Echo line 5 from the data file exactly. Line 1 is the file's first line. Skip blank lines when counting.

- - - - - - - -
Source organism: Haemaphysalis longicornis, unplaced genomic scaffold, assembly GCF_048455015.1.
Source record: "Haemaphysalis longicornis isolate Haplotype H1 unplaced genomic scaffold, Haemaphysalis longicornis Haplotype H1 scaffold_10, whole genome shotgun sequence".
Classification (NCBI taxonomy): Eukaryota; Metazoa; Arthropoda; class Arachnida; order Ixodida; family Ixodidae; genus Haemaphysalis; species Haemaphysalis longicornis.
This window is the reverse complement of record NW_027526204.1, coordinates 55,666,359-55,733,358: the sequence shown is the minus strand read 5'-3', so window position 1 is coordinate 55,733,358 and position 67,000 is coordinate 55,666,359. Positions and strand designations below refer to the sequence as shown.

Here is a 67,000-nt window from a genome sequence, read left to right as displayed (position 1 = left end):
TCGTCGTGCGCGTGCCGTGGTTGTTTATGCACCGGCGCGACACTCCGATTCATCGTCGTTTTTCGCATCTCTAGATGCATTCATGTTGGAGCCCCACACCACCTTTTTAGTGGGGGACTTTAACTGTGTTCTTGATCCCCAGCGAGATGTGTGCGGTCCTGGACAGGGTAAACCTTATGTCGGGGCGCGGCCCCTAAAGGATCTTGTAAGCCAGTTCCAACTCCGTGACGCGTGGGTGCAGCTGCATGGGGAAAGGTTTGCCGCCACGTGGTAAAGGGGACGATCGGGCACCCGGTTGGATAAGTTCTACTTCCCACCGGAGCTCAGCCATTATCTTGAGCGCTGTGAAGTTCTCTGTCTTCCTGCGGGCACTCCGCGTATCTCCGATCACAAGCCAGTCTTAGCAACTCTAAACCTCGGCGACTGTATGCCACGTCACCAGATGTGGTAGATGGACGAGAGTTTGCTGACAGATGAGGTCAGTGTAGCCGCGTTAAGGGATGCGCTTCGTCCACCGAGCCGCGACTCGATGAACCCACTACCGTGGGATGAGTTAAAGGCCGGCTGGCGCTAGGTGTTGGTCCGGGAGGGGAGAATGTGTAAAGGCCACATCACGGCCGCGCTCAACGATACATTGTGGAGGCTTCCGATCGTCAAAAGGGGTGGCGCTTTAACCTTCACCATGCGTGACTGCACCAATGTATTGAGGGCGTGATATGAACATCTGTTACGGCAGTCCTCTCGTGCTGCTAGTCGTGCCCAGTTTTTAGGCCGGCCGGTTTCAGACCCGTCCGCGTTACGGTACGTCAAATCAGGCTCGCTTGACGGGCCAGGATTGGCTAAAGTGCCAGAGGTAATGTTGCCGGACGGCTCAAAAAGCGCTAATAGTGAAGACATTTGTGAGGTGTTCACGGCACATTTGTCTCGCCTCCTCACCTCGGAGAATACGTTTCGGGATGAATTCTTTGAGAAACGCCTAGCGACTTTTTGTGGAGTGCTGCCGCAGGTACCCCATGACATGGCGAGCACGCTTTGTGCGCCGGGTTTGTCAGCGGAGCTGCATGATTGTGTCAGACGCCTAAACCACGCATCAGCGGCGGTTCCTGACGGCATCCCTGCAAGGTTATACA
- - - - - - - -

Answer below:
Here is a 67,000-nt window from a genome sequence, read left to right as displayed (position 1 = left end):